Foucauldian Governmentality and the Public Sphere
Regulating Social Media in China: Foucauldian Governmentality and the Public Sphere is the first in-depth study to apply the Foucauldian notion of governmentality to China’s field of social media. This book provokes readers to contemplate the democratizing potential of social media in China. By deploying Foucault’s theory of governmentality as an explanatory framework, author Bei Guo explores the seemingly paradoxical relationship of the Chinese party-state to the expansion of social media platforms. Guo argues that the Chinese government has several interests in promoting community participation and engagement through the internet platform Weibo, including extending the presence of its own agencies on Weibo while simultaneously controlling the discourse in many important ways. This book provides an important corrective to overly sanguine accounts that social media promotes a Habermasian public sphere along liberal democratic lines. It demonstrates how China, as an authoritarian country, responds to its citizens’ voracious hunger for information and regulates this by carefully adopting both liberal and authoritarian techniques.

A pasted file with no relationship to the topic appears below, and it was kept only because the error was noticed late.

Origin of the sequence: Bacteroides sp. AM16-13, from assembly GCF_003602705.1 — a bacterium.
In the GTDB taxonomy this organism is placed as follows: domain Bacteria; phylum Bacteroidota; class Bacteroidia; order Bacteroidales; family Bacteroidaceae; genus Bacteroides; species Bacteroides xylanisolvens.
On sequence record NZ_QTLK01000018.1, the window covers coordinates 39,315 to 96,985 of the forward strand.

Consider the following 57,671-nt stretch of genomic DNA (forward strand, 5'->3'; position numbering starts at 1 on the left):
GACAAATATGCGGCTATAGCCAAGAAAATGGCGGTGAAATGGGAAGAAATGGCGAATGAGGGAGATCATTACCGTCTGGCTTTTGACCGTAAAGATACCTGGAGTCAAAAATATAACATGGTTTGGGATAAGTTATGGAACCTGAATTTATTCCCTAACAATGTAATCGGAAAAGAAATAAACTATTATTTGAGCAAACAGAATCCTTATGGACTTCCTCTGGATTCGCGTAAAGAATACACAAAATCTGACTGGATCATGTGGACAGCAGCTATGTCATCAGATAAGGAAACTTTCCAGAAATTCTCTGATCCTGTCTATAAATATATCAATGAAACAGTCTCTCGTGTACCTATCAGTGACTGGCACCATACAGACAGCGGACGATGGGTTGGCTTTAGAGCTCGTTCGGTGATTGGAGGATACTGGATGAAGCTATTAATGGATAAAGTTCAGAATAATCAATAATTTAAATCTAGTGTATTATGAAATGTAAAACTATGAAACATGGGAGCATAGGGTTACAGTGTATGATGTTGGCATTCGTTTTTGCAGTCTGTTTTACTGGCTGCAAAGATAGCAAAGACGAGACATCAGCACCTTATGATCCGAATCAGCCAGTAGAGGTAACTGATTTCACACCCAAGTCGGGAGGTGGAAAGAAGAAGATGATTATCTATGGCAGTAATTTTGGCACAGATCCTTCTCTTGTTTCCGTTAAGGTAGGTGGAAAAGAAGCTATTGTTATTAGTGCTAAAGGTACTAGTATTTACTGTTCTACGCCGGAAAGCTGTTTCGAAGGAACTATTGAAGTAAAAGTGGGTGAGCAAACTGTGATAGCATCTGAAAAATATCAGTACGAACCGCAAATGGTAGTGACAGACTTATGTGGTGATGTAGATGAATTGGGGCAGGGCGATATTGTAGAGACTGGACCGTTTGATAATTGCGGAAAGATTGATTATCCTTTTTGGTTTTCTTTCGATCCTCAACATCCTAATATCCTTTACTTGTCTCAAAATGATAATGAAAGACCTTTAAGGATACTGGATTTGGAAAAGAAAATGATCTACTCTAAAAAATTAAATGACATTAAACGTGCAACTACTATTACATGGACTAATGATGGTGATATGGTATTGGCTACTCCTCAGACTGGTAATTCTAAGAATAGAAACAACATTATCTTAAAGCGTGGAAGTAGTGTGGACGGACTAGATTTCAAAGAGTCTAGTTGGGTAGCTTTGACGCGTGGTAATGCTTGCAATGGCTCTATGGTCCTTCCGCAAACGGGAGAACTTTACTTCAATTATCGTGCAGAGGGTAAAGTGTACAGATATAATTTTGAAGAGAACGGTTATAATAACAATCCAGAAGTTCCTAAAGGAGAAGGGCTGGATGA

Chapter 1. Introduction
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Online activism is a microcosm of China’s new citizen activism, and it is one of its most vibrant currents. In this sense, online activism marks the expansion of a grassroots, citizen democracy. It is an unofficial democracy because the initiatives, both in thinking and action, come from citizens. (Yang 2009, p. 223)
Aims of the Research
The advent of the internet has made the Chinese communication landscape more vibrant and complex. China had long been criticized for its strict information control and internet censorship. However, the Chinese authorities were quick to seize the advent of the internet to deliver the benefits of the information revolution which they saw as crucial to China’s modernization and the rise of China in the international community, despite the clear potential threats to longstanding information regulation. This dynamic is reflected in current scholarship, with some scholarly works focusing on the Chinese government’s continuing rigid censorship to maintain the status quo and ensure state security, particularly through the various measures taken by the government to reinforce internet control (MacKinnon 2008). Others show interest in online activism and smart strategies used to counter censorship ← 1 | 2 → against political participation (Yang 2009). The most contested question in the existing literature since the arrival of the internet relates to its role in Chinese state-society relations, and whether the internet and its related technologies represent a crucial step in the development of civil society. The internet,...
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